Emmanuelle Charpentier & Jennifer A. Doudna win Nobel Prize in Chemistry

WION Web Team
Stockholm, Sweden Published: Oct 07, 2020, 03:50 PM(IST)

Nobel laureates Photograph:( AFP )

Story highlights

The Nobel Committee said they were given the award for discovering "one of gene technology’s sharpest tools - the CRISPR/Cas9 genetic scissors."

Emmanuelle Charpentier and Jennifer A. Doudna were awarded the Nobel Prize in Chemistry on Wednesday.

Also Read: US-British scientists win Nobel Prize in medicine for Hepatitis C virus discovery

The Nobel Committee said they were given the award for discovering "one of gene technology’s sharpest tools - the CRISPR/Cas9 genetic scissors."

The Committee said researchers can "change the DNA of animals, plants and microorganisms with extremely high precision. This technology has had a revolutionary impact on the life sciences, is contributing to new cancer therapies and may make the dream of curing inherited diseases come true."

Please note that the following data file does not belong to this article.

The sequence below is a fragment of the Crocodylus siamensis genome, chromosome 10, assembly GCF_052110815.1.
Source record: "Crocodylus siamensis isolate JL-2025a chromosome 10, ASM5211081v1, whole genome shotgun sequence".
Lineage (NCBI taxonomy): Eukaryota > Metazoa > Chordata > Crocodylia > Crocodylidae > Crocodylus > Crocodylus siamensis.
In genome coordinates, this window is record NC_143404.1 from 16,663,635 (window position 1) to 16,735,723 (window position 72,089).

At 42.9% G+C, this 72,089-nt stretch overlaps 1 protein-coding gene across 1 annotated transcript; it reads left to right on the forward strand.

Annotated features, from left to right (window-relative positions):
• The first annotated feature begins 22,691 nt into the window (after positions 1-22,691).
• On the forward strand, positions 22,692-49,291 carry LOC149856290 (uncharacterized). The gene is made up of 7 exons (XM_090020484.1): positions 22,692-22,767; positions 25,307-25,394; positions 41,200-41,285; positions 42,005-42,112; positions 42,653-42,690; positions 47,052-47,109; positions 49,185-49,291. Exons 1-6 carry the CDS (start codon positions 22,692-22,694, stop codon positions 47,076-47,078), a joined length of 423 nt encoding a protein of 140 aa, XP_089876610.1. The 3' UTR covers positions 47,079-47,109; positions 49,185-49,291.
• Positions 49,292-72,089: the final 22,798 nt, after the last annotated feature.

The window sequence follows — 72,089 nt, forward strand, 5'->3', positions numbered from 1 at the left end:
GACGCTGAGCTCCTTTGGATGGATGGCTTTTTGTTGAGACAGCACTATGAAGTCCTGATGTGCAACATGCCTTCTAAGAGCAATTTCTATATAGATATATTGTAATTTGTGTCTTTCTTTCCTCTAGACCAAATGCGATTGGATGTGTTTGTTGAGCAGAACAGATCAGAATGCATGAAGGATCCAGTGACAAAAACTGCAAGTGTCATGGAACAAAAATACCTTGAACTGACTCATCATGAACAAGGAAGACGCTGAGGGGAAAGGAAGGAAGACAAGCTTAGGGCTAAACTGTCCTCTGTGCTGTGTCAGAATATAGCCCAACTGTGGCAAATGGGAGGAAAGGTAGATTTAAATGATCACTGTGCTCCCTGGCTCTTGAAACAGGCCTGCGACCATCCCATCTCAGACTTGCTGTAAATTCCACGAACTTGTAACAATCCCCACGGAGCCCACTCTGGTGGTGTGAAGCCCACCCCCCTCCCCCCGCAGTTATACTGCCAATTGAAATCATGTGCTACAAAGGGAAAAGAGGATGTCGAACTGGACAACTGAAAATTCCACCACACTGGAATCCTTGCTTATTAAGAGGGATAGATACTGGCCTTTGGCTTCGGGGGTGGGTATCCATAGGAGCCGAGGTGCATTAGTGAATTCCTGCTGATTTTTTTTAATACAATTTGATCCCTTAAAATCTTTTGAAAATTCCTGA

Charpentier had published her discovery in 2011, the Committee informed while stating that the same year, she initiated a collaboration with Jennifer Doudna, an experienced biochemist with a vast knowledge of RNA. 

"Together, they succeeded in recreating the bacteria’s genetic scissors in a test tube and simplifying the scissors’ molecular components so they were easier to use," Nobel Committee said.

"In their natural form, the scissors recognise DNA from viruses, but Charpentier and Doudna proved that they could be controlled so that they can cut any DNA molecule at a predetermined site. Where the DNA is cut it is then easy to rewrite the code of life," the Committee informed.

Claes Gustafsson, chair of the Nobel Committee for Chemistry, said, "There is enormous power in this genetic tool, which affects us all. It has not only revolutionised basic science but also resulted in innovative crops and will lead to ground-breaking new medical treatments."

Read in App